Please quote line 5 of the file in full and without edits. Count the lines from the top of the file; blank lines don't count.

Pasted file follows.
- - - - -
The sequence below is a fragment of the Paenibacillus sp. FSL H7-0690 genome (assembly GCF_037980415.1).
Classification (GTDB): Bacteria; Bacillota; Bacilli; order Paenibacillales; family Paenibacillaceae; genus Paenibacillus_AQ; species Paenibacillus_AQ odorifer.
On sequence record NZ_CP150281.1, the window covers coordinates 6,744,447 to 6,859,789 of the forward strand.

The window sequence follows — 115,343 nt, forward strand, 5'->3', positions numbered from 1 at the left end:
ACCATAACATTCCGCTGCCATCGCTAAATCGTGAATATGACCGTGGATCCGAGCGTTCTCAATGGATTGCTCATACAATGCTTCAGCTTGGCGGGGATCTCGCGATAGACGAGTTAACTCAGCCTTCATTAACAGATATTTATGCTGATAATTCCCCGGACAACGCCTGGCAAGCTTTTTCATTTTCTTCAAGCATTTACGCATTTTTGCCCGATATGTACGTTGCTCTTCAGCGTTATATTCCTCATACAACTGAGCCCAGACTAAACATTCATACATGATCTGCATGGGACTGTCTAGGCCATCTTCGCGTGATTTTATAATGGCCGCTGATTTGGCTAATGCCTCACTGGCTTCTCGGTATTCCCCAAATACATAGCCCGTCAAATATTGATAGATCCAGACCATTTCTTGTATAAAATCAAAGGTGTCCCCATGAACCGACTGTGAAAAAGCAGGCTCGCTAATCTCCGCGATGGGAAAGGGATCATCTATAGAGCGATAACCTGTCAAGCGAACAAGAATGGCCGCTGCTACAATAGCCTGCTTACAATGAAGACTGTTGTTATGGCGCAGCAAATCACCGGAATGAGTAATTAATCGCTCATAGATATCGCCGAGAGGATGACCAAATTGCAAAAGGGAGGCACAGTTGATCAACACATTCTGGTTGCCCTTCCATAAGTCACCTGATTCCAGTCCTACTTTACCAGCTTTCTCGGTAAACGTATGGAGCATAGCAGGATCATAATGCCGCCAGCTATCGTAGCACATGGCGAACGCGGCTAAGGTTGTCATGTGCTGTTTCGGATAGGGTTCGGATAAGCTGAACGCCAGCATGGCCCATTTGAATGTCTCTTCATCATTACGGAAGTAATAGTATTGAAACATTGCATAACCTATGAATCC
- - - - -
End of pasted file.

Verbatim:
ACCATAACATTCCGCTGCCATCGCTAAATCGTGAATATGACCGTGGATCCGAGCGTTCTCAATGGATTGCTCATACAATGCTTCAGCTTGGCGGGGATCTCGCGATAGACGAGTTAACTCAGCCTTCATTAACAGATATTTATGCTGATAATTCCCCGGACAACGCCTGGCAAGCTTTTTCATTTTCTTCAAGCATTTACGCATTTTTGCCCGATATGTACGTTGCTCTTCAGCGTTATATTCCTCATACAACTGAGCCCAGACTAAACATTCATACATGATCTGCATGGGACTGTCTAGGCCATCTTCGCGTGATTTTATAATGGCCGCTGATTTGGCTAATGCCTCACTGGCTTCTCGGTATTCCCCAAATACATAGCCCGTCAAATATTGATAGATCCAGACCATTTCTTGTATAAAATCAAAGGTGTCCCCATGAACCGACTGTGAAAAAGCAGGCTCGCTAATCTCCGCGATGGGAAAGGGATCATCTATAGAGCGATAACCTGTCAAGCGAACAAGAATGGCCGCTGCTACAATAGCCTGCTTACAATGAAGACTGTTGTTATGGCGCAGCAAATCACCGGAATGAGTAATTAATCGCTCATAGATATCGCCGAGAGGATGACCAAATTGCAAAAGGGAGGCACAGTTGATCAACACATTCTGGTTGCCCTTCCATAAGTCACCTGATTCCAGTCCTACTTTACCAGCTTTCTCGGTAAACGTATGGAGCATAGCAGGATCATAATGCCGCCAGCTATCGTAGCACATGGCGAACGCGGCTAAGGTTGTCATGTGCTGTTTCGGATAGGGTTCGGATAAGCTGAACGCCAGCATGGCCCATTTGAATGTCTCTTCATCATTACGGAAGTAATAGTATTGAAACATTGCATAACCTATGAATCC